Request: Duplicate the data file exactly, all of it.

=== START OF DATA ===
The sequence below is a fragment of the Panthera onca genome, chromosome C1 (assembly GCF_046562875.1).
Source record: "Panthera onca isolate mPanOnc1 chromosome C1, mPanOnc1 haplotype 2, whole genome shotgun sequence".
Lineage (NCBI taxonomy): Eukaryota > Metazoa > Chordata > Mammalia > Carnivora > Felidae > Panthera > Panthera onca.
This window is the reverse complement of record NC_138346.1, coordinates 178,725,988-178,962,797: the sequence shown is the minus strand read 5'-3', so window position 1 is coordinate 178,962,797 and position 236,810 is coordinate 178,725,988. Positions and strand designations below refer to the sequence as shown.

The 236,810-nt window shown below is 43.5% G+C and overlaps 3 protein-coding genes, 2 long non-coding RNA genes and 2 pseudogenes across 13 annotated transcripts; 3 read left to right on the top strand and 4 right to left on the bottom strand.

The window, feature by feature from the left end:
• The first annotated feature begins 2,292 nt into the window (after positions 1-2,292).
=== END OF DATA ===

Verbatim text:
The sequence below is a fragment of the Panthera onca genome, chromosome C1 (assembly GCF_046562875.1).
Source record: "Panthera onca isolate mPanOnc1 chromosome C1, mPanOnc1 haplotype 2, whole genome shotgun sequence".
Lineage (NCBI taxonomy): Eukaryota > Metazoa > Chordata > Mammalia > Carnivora > Felidae > Panthera > Panthera onca.
This window is the reverse complement of record NC_138346.1, coordinates 178,725,988-178,962,797: the sequence shown is the minus strand read 5'-3', so window position 1 is coordinate 178,962,797 and position 236,810 is coordinate 178,725,988. Positions and strand designations below refer to the sequence as shown.

The 236,810-nt window shown below is 43.5% G+C and overlaps 3 protein-coding genes, 2 long non-coding RNA genes and 2 pseudogenes across 13 annotated transcripts; 3 read left to right on the top strand and 4 right to left on the bottom strand.

The window, feature by feature from the left end:
• The first annotated feature begins 2,292 nt into the window (after positions 1-2,292).